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java.lang.Math is immutable?

 
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Hi, all
I'm wondering why java.lang.Math should be looked at as a immutable class?
Since the class doesn't have any non-final field, certainly no one could change its contents, in certain degree i think whether immuatable or mutable here make no sense.
Can i say all the interfaces are immutable?
thanks in advance

 
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Yes, all wrapper classes ( Double, Long, Float etc ) are immutable.
Immutability cannot be applied to interfaces since they cannot be instantiated.
Hope that helps!
------------------
Ajith Kallambella M.
Sun Certified Programmer for the Java�2 Platform.
IBM Certified Developer - XML and Related Technologies, V1.
 
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Now here is a discussion. Math can not be instansiated! The constrictor is private. Since it is final, you can not subclass it either. Therefore, you can never have a Math Object. Math is a collection of common Math methods all of which are static. If you can't create an object, you can never change it. But, if you can't create it, there isn't anything to change.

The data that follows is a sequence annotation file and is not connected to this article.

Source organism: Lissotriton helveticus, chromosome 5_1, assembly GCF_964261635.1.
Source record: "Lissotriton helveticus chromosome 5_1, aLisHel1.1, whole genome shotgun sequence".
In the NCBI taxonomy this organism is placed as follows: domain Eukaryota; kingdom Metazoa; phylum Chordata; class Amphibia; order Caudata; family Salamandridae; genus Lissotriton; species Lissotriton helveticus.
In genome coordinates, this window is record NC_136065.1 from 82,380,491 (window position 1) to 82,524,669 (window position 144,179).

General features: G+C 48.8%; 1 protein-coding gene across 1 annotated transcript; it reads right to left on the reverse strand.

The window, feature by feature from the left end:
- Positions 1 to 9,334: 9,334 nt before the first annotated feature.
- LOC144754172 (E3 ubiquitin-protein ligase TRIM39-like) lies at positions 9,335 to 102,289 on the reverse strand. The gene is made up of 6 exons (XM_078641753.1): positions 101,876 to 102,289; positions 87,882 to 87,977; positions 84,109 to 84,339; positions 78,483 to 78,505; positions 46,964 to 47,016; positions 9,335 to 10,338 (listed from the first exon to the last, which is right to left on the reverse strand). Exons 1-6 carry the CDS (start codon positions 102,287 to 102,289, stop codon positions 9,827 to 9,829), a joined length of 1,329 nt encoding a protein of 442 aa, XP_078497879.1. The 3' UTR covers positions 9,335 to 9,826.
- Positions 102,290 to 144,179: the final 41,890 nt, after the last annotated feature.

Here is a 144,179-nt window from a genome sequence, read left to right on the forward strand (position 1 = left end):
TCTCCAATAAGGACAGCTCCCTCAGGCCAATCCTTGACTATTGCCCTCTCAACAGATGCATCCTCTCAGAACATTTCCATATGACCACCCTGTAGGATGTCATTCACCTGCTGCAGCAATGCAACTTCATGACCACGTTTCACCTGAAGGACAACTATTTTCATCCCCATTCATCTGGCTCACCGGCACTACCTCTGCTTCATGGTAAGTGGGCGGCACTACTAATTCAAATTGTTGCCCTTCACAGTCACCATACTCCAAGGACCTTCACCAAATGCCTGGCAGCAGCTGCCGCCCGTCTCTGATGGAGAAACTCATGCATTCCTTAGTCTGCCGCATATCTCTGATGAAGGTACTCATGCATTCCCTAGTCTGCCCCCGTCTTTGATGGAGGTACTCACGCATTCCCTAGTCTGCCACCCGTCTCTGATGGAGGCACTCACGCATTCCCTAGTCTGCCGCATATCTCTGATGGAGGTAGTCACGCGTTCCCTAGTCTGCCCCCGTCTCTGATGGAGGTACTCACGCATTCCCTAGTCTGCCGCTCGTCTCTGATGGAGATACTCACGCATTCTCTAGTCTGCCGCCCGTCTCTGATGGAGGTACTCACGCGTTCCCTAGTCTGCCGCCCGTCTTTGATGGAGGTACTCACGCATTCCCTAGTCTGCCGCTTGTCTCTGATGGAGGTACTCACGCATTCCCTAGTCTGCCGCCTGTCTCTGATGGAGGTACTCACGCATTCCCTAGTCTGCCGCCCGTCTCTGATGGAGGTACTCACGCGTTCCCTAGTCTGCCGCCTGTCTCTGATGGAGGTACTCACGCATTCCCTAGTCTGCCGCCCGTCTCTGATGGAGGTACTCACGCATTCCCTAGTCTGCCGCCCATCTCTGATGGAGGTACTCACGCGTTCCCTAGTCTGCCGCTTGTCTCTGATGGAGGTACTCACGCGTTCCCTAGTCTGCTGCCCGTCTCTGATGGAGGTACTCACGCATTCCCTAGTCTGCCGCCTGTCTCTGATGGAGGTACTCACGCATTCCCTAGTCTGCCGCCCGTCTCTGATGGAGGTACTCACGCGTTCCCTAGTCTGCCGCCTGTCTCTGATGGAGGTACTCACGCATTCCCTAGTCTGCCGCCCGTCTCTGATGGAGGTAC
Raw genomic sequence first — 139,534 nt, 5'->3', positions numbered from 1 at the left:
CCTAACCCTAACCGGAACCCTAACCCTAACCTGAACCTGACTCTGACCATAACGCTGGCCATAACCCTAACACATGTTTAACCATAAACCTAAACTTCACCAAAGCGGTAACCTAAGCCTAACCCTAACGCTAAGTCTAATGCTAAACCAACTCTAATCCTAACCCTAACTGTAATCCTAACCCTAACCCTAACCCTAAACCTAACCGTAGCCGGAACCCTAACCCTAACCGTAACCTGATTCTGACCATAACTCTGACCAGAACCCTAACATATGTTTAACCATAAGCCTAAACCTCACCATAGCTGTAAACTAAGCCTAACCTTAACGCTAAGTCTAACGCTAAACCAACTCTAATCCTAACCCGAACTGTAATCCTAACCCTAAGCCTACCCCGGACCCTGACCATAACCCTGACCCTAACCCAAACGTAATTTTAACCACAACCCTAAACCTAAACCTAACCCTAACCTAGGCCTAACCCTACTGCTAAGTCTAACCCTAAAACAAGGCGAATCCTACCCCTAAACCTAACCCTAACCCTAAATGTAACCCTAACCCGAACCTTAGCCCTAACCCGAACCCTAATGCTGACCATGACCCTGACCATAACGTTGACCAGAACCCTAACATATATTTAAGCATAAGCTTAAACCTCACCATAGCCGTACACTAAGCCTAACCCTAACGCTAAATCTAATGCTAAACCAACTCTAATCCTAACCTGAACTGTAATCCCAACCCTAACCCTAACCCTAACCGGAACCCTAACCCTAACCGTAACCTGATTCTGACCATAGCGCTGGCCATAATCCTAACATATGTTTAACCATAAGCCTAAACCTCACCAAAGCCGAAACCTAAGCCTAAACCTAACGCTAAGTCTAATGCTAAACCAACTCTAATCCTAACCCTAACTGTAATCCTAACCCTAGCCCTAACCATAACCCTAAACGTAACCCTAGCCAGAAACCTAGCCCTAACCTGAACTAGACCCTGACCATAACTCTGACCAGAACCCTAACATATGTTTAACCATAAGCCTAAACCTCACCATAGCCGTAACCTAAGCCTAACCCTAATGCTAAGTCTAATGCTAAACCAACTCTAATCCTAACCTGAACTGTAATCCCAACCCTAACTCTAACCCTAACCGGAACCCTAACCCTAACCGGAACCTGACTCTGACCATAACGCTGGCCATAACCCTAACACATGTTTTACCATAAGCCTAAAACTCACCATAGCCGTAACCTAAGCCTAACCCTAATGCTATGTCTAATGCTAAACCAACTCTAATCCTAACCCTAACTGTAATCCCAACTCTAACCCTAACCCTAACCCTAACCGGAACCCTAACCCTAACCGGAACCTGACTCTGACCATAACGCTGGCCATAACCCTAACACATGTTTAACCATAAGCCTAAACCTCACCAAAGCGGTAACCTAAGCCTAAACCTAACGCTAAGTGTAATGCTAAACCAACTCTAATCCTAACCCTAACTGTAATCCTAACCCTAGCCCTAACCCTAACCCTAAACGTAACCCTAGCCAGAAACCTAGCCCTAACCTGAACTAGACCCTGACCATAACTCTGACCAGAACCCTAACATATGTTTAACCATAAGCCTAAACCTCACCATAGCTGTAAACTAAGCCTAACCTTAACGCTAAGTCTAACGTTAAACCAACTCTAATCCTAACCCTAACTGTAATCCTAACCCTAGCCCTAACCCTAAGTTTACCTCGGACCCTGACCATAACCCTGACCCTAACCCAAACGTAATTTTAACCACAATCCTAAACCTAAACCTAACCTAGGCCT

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Hope This Helps
Carl Trusiak, SCJP2
 
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I love java philosophy . "I can't exist, therefore I can't be immutable". . . .
 
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I might be wrong with this... (please do correct me),
if the class have the constructor with private access modifier, the best way to maintain the soul of inheritance behavior is by making it final. Because if it's not, the class whose inherited from this class is capable of making error since the contsructor is private.
if it's true, isn't that be nice if (in the future) the compiler will make sure that the class who has a private contructor is implicitly final ??
stevie
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